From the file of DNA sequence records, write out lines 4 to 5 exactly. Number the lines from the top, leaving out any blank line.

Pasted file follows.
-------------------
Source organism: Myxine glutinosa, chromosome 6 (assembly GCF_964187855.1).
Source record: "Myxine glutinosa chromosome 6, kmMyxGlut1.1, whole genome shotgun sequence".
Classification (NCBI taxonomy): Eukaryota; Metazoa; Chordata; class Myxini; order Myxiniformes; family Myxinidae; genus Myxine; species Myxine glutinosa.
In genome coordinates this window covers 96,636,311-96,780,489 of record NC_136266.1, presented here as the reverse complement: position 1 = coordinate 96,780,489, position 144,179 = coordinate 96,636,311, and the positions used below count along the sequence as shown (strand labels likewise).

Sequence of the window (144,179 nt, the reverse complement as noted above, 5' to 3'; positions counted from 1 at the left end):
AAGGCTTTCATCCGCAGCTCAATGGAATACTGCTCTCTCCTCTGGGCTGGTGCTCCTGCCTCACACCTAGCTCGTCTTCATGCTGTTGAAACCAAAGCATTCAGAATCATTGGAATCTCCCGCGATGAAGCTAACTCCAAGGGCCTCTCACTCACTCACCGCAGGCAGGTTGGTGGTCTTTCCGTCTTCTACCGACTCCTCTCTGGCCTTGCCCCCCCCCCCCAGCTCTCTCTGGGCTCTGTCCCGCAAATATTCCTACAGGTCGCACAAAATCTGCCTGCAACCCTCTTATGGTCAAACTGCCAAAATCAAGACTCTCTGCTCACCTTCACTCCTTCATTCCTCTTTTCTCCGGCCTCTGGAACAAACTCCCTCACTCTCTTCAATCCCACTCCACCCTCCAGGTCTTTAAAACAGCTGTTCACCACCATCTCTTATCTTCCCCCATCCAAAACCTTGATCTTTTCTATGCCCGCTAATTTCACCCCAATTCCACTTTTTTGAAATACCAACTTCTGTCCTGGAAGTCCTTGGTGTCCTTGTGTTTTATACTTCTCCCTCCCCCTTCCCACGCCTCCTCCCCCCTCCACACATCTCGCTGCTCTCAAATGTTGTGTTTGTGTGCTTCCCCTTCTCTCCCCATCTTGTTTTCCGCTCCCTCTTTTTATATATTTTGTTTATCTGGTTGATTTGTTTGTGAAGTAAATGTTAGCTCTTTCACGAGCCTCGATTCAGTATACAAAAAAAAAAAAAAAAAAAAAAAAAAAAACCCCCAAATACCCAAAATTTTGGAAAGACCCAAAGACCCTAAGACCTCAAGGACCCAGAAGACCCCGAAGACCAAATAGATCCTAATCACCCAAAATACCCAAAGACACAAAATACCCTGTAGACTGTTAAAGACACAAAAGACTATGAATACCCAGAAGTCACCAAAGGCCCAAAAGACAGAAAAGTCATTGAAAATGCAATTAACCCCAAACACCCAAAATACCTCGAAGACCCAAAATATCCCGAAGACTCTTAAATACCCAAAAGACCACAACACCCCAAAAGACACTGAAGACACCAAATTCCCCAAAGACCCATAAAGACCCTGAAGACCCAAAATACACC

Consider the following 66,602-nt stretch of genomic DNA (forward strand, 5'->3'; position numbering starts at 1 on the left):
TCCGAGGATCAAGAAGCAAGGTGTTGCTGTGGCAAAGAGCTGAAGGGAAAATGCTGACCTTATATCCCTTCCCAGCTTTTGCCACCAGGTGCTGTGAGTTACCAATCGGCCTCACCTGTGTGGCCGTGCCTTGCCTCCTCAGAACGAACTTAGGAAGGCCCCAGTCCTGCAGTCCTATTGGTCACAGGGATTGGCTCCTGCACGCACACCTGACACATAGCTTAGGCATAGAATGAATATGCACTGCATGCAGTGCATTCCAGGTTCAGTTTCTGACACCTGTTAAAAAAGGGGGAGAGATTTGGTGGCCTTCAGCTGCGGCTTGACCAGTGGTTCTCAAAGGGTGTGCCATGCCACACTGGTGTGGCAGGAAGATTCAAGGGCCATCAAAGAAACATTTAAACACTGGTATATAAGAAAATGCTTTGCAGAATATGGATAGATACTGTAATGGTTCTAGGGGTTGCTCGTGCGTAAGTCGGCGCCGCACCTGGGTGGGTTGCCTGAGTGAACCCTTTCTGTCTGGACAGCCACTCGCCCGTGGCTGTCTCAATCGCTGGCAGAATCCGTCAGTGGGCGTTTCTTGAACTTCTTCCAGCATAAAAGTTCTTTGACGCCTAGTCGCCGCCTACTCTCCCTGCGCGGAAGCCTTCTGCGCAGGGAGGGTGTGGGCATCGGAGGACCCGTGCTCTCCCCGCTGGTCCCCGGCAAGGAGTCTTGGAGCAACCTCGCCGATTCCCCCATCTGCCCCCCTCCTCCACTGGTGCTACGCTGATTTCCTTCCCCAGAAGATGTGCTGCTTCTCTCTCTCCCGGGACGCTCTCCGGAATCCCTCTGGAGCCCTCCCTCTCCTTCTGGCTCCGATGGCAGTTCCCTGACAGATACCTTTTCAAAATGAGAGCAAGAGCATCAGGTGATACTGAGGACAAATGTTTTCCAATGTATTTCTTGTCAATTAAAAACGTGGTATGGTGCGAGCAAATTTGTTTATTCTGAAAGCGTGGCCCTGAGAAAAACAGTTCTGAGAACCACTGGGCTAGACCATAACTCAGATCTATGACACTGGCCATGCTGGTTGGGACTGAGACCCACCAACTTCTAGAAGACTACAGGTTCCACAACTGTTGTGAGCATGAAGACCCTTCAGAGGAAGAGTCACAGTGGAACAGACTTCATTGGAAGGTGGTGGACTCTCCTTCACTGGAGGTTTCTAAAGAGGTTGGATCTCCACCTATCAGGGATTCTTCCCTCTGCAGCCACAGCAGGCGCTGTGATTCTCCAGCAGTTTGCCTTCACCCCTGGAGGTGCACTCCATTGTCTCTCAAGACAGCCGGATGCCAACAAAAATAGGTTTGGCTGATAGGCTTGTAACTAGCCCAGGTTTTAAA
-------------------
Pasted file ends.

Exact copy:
In genome coordinates this window covers 96,636,311-96,780,489 of record NC_136266.1, presented here as the reverse complement: position 1 = coordinate 96,780,489, position 144,179 = coordinate 96,636,311, and the positions used below count along the sequence as shown (strand labels likewise).

Sequence of the window (144,179 nt, the reverse complement as noted above, 5' to 3'; positions counted from 1 at the left end):